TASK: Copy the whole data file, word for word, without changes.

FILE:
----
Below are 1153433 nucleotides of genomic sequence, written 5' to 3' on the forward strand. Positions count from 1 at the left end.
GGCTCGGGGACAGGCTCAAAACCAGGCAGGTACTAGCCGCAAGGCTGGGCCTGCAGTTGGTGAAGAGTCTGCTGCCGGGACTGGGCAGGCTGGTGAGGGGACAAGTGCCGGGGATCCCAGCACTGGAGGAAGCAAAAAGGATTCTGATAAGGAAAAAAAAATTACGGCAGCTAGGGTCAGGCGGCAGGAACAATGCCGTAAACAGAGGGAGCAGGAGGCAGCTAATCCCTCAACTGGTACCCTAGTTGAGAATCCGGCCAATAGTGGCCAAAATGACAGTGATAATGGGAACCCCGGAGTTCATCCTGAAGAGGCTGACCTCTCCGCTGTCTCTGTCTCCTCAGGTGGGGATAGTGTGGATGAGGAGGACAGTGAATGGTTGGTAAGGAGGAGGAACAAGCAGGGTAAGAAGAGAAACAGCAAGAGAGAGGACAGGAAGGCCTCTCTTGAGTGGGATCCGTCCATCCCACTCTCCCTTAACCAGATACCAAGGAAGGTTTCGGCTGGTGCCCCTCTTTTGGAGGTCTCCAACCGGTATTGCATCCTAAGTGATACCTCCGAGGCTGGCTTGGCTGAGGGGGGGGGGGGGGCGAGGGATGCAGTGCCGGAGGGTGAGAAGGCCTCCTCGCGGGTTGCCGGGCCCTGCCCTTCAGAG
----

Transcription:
Below are 1153433 nucleotides of genomic sequence, written 5' to 3' on the forward strand. Positions count from 1 at the left end.
GGCTCGGGGACAGGCTCAAAACCAGGCAGGTACTAGCCGCAAGGCTGGGCCTGCAGTTGGTGAAGAGTCTGCTGCCGGGACTGGGCAGGCTGGTGAGGGGACAAGTGCCGGGGATCCCAGCACTGGAGGAAGCAAAAAGGATTCTGATAAGGAAAAAAAAATTACGGCAGCTAGGGTCAGGCGGCAGGAACAATGCCGTAAACAGAGGGAGCAGGAGGCAGCTAATCCCTCAACTGGTACCCTAGTTGAGAATCCGGCCAATAGTGGCCAAAATGACAGTGATAATGGGAACCCCGGAGTTCATCCTGAAGAGGCTGACCTCTCCGCTGTCTCTGTCTCCTCAGGTGGGGATAGTGTGGATGAGGAGGACAGTGAATGGTTGGTAAGGAGGAGGAACAAGCAGGGTAAGAAGAGAAACAGCAAGAGAGAGGACAGGAAGGCCTCTCTTGAGTGGGATCCGTCCATCCCACTCTCCCTTAACCAGATACCAAGGAAGGTTTCGGCTGGTGCCCCTCTTTTGGAGGTCTCCAACCGGTATTGCATCCTAAGTGATACCTCCGAGGCTGGCTTGGCTGAGGGGGGGGGGGGGGCGAGGGATGCAGTGCCGGAGGGTGAGAAGGCCTCCTCGCGGGTTGCCGGGCCCTGCCCTTCAGAG